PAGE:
Retaining walls live up to their namesake by “retaining” the shape of a raised landscape. If your flower bed sits higher than the rest of your yard, for instance, you can build a retaining wall to preserve its shape and structure.
Without this key element, erosion from rainwater will cause the flower bed to wash away. This isn’t something that happens overnight, but over time mother nature will take its toll on your land.
Another reason why so many homeowners choose to build retaining walls is the stylish, textured appearance it offers. Whether you prefer traditional brick pavers, stone, or even wood, a retaining wall can add a new dynamic to your landscape; thereby increasing your home’s curb appeal.
Check For Utilities
The first step in building a retaining wall is to check and make sure no utilities run underneath the desired area. There’s no faster way to ruin your landscaping project than by accidentally hitting a gas or water line.
To determine the location of your utility lines, call the respective companies and ask them. Most utility companies will gladly tell you where your lines are located and if it’s safe to dig.
You can also call 811 from any telephone and request that someone come out and mark your property where underground utility lines run.
Do I Need a Permit?
Depending on where you live, you may need to acquire a permit to legally construct a retaining wall in your yard or garden. Contact your county or city’s development center to see if permits are required for projects such as this.
Here are a few links to the websites of cities and counties within our service area. This will get you started in the right direction.
This is really just another way for them to generate revenue, but it’s always a good idea to follow local laws and regulations when performing any work on your home, retaining walls included.
Designing a Retaining Wall
Now comes the fun part: designing your retaining wall. If you haven’t done so already, take a few minutes to survey your garden and mark the area where you want to construct the wall. You can create a rough sketch of your desired retaining wall on a notepad, showing the height, depth and width.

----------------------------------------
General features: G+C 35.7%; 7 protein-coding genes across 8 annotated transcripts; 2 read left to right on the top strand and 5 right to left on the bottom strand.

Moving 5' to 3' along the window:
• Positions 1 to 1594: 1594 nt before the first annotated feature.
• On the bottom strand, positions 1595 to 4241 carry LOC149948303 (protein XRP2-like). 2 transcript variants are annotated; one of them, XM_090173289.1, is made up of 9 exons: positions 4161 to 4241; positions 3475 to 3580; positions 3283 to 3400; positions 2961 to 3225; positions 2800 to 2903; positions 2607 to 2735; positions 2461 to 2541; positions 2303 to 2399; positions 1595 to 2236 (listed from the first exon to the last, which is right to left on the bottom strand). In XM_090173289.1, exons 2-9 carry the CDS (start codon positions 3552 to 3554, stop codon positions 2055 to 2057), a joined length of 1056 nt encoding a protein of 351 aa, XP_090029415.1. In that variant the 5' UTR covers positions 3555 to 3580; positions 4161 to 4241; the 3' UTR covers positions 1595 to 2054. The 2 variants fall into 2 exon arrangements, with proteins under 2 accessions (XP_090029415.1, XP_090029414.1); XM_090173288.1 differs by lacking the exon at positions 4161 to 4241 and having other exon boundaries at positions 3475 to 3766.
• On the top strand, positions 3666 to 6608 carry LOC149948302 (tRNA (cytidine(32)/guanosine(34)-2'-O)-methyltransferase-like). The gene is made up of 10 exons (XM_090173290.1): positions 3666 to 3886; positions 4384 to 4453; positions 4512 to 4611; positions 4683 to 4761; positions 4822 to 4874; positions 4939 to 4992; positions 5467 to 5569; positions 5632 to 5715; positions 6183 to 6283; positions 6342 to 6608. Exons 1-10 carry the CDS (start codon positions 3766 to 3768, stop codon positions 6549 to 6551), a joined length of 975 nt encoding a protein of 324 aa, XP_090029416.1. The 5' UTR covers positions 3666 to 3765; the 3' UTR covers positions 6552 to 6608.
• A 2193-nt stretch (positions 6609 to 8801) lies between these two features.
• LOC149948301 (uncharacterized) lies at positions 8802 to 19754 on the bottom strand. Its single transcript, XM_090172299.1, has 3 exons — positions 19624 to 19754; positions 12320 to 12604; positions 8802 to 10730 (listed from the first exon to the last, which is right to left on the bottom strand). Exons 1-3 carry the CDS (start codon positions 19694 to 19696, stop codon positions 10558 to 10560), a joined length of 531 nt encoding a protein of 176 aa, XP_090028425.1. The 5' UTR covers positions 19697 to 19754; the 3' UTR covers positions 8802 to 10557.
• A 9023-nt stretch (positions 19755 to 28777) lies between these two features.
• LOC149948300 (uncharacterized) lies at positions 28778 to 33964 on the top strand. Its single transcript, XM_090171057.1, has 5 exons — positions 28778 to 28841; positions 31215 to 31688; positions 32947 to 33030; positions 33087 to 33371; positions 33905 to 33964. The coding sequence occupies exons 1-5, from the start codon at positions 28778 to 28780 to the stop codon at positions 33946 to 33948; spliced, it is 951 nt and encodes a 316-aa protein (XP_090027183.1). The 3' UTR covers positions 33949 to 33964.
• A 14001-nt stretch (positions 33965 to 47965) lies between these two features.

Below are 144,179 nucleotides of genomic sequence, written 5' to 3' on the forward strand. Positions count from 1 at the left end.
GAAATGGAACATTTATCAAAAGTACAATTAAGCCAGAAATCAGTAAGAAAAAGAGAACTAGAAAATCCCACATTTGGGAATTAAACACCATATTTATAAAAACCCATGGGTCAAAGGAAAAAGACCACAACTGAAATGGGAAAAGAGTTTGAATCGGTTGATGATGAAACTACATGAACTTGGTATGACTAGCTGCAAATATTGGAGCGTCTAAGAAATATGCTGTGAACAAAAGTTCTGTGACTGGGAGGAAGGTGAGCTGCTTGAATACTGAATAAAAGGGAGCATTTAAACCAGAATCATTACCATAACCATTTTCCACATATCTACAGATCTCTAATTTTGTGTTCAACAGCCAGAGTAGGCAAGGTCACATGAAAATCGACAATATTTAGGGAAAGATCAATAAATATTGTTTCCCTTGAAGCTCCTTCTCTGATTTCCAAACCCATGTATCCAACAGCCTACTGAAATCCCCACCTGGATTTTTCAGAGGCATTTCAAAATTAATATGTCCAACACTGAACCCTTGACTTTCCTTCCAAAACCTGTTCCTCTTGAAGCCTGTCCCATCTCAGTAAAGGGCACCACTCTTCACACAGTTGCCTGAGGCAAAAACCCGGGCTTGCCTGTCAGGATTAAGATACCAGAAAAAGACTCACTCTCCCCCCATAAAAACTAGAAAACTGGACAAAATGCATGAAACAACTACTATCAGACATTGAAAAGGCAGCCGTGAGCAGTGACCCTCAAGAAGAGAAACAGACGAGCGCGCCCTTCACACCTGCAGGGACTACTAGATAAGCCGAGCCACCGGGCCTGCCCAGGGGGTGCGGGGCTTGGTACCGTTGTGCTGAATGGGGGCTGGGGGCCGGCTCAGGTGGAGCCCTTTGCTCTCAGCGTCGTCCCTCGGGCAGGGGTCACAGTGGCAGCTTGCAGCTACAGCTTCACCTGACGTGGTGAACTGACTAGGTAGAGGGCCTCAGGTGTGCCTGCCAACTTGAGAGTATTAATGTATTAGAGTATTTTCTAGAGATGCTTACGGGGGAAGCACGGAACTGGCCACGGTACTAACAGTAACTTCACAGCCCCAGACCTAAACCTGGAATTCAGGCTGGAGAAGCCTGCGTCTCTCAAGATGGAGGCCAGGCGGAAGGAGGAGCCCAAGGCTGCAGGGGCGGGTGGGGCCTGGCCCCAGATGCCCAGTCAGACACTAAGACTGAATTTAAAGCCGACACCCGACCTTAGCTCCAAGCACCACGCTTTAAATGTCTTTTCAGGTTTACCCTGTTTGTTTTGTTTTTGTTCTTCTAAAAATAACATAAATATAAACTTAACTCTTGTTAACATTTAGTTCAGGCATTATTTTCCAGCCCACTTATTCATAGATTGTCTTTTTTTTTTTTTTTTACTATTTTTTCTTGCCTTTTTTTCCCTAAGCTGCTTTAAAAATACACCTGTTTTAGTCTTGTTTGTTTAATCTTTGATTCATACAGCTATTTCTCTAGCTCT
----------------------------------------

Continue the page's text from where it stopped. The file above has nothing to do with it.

Remember, the entire purpose of a retaining wall is to raise a section of land, so you’ll want to build it tall enough to accomplish this task. So, how tall should it be? It really depends on your preference, but most retaining walls are around 2-4 feet.
Constructing Your Retaining Wall
The steps to constructing a retaining wall varies depending on the material used, the size and shape of the land, the condition of the soil, and numerous other factors.
The general idea is to dig a trench in the area you wish to construct the wall (remember, check for utilities first), followed by laying your bricks and then back-filling the raised area behind the retaining wall with a good quality soil.
If you aren’t comfortable building the retaining wall, you can always hire a professional contractor or landscaping company to do it for you.
Be Careful Around Your Trees
And one last word of caution. You’ll also want to be careful around your existing trees. Digging to install a retaining wall around trees could cause damage to the root system and compromise the health of your trees, especially in our hot Texas summers.
The Woodsman Company offers tree planting, tree pruning and shrub trimming, tree removal and stump grinding as well as a tree wellness program.
If we can help with any of your tree care needs give us a call at 512-846-2535 or 512-940-0799 or
Molly Gorman says
Yes you are right Roy, retaining walls give a very beautiful appearance to the landscape but yes, as you said, care should be taken to not hit one of the utility lines or accidentally cut the roots of one of the trees.